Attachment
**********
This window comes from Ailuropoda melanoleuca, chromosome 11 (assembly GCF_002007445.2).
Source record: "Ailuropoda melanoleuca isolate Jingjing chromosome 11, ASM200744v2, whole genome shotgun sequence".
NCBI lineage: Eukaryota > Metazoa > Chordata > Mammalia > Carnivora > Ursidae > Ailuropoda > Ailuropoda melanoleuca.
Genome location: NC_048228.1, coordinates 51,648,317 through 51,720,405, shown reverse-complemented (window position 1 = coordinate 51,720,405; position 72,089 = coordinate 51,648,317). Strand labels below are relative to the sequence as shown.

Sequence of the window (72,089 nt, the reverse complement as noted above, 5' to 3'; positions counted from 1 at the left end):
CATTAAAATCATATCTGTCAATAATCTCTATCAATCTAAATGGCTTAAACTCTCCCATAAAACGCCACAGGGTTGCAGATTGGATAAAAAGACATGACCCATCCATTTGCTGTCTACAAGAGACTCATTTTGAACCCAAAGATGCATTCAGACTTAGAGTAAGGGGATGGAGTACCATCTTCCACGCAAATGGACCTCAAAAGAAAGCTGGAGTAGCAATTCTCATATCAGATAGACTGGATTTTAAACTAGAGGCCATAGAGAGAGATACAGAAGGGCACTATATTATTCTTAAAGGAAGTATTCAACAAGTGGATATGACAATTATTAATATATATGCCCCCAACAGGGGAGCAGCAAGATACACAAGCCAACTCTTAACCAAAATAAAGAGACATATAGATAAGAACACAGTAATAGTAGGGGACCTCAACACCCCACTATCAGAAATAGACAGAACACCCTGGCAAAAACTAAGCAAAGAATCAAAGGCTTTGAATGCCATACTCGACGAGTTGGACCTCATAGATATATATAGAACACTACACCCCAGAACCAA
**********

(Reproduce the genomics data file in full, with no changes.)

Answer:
This window comes from Ailuropoda melanoleuca, chromosome 11 (assembly GCF_002007445.2).
Source record: "Ailuropoda melanoleuca isolate Jingjing chromosome 11, ASM200744v2, whole genome shotgun sequence".
NCBI lineage: Eukaryota > Metazoa > Chordata > Mammalia > Carnivora > Ursidae > Ailuropoda > Ailuropoda melanoleuca.
Genome location: NC_048228.1, coordinates 51,648,317 through 51,720,405, shown reverse-complemented (window position 1 = coordinate 51,720,405; position 72,089 = coordinate 51,648,317). Strand labels below are relative to the sequence as shown.

Sequence of the window (72,089 nt, the reverse complement as noted above, 5' to 3'; positions counted from 1 at the left end):
CATTAAAATCATATCTGTCAATAATCTCTATCAATCTAAATGGCTTAAACTCTCCCATAAAACGCCACAGGGTTGCAGATTGGATAAAAAGACATGACCCATCCATTTGCTGTCTACAAGAGACTCATTTTGAACCCAAAGATGCATTCAGACTTAGAGTAAGGGGATGGAGTACCATCTTCCACGCAAATGGACCTCAAAAGAAAGCTGGAGTAGCAATTCTCATATCAGATAGACTGGATTTTAAACTAGAGGCCATAGAGAGAGATACAGAAGGGCACTATATTATTCTTAAAGGAAGTATTCAACAAGTGGATATGACAATTATTAATATATATGCCCCCAACAGGGGAGCAGCAAGATACACAAGCCAACTCTTAACCAAAATAAAGAGACATATAGATAAGAACACAGTAATAGTAGGGGACCTCAACACCCCACTATCAGAAATAGACAGAACACCCTGGCAAAAACTAAGCAAAGAATCAAAGGCTTTGAATGCCATACTCGACGAGTTGGACCTCATAGATATATATAGAACACTACACCCCAGAACCAA